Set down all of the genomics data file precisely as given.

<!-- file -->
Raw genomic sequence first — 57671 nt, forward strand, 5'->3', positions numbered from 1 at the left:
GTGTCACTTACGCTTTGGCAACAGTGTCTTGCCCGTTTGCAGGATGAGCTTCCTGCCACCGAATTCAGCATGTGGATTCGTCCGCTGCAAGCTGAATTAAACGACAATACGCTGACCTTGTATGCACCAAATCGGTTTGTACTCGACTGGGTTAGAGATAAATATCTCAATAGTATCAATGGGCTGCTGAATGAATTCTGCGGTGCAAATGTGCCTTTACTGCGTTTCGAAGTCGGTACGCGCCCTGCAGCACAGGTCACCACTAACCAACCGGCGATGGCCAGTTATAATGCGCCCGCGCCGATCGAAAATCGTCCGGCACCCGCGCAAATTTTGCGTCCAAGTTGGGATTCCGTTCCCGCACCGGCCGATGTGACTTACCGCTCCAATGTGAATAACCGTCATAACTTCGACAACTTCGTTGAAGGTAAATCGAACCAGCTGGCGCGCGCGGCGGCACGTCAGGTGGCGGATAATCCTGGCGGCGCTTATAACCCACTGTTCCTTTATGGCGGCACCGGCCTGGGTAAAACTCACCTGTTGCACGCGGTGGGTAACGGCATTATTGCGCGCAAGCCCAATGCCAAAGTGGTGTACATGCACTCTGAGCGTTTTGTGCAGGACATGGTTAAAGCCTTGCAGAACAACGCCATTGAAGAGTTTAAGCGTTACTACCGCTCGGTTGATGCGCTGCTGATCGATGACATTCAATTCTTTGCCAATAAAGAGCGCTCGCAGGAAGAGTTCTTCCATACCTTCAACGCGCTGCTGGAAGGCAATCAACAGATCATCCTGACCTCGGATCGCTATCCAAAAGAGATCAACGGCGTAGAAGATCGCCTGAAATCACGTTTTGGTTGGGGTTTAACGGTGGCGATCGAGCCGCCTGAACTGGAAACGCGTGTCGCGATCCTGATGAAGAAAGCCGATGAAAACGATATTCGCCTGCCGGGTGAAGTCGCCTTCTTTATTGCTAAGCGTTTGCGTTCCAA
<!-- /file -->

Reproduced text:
Raw genomic sequence first — 57671 nt, forward strand, 5'->3', positions numbered from 1 at the left:
GTGTCACTTACGCTTTGGCAACAGTGTCTTGCCCGTTTGCAGGATGAGCTTCCTGCCACCGAATTCAGCATGTGGATTCGTCCGCTGCAAGCTGAATTAAACGACAATACGCTGACCTTGTATGCACCAAATCGGTTTGTACTCGACTGGGTTAGAGATAAATATCTCAATAGTATCAATGGGCTGCTGAATGAATTCTGCGGTGCAAATGTGCCTTTACTGCGTTTCGAAGTCGGTACGCGCCCTGCAGCACAGGTCACCACTAACCAACCGGCGATGGCCAGTTATAATGCGCCCGCGCCGATCGAAAATCGTCCGGCACCCGCGCAAATTTTGCGTCCAAGTTGGGATTCCGTTCCCGCACCGGCCGATGTGACTTACCGCTCCAATGTGAATAACCGTCATAACTTCGACAACTTCGTTGAAGGTAAATCGAACCAGCTGGCGCGCGCGGCGGCACGTCAGGTGGCGGATAATCCTGGCGGCGCTTATAACCCACTGTTCCTTTATGGCGGCACCGGCCTGGGTAAAACTCACCTGTTGCACGCGGTGGGTAACGGCATTATTGCGCGCAAGCCCAATGCCAAAGTGGTGTACATGCACTCTGAGCGTTTTGTGCAGGACATGGTTAAAGCCTTGCAGAACAACGCCATTGAAGAGTTTAAGCGTTACTACCGCTCGGTTGATGCGCTGCTGATCGATGACATTCAATTCTTTGCCAATAAAGAGCGCTCGCAGGAAGAGTTCTTCCATACCTTCAACGCGCTGCTGGAAGGCAATCAACAGATCATCCTGACCTCGGATCGCTATCCAAAAGAGATCAACGGCGTAGAAGATCGCCTGAAATCACGTTTTGGTTGGGGTTTAACGGTGGCGATCGAGCCGCCTGAACTGGAAACGCGTGTCGCGATCCTGATGAAGAAAGCCGATGAAAACGATATTCGCCTGCCGGGTGAAGTCGCCTTCTTTATTGCTAAGCGTTTGCGTTCCAA